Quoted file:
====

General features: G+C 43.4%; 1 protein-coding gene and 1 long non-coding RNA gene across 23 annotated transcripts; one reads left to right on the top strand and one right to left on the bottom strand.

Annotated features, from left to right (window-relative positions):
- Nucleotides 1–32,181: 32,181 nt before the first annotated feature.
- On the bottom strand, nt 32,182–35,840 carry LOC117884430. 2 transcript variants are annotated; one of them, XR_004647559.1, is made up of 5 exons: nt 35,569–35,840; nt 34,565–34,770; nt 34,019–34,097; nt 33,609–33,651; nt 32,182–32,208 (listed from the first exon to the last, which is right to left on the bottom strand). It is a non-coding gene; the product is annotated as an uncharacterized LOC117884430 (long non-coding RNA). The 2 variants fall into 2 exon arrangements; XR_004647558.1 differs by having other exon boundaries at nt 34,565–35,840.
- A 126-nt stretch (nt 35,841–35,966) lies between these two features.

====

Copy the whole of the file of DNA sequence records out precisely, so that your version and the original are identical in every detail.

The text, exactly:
General features: G+C 43.4%; 1 protein-coding gene and 1 long non-coding RNA gene across 23 annotated transcripts; one reads left to right on the top strand and one right to left on the bottom strand.

Annotated features, from left to right (window-relative positions):
- Nucleotides 1–32,181: 32,181 nt before the first annotated feature.
- On the bottom strand, nt 32,182–35,840 carry LOC117884430. 2 transcript variants are annotated; one of them, XR_004647559.1, is made up of 5 exons: nt 35,569–35,840; nt 34,565–34,770; nt 34,019–34,097; nt 33,609–33,651; nt 32,182–32,208 (listed from the first exon to the last, which is right to left on the bottom strand). It is a non-coding gene; the product is annotated as an uncharacterized LOC117884430 (long non-coding RNA). The 2 variants fall into 2 exon arrangements; XR_004647558.1 differs by having other exon boundaries at nt 34,565–35,840.
- A 126-nt stretch (nt 35,841–35,966) lies between these two features.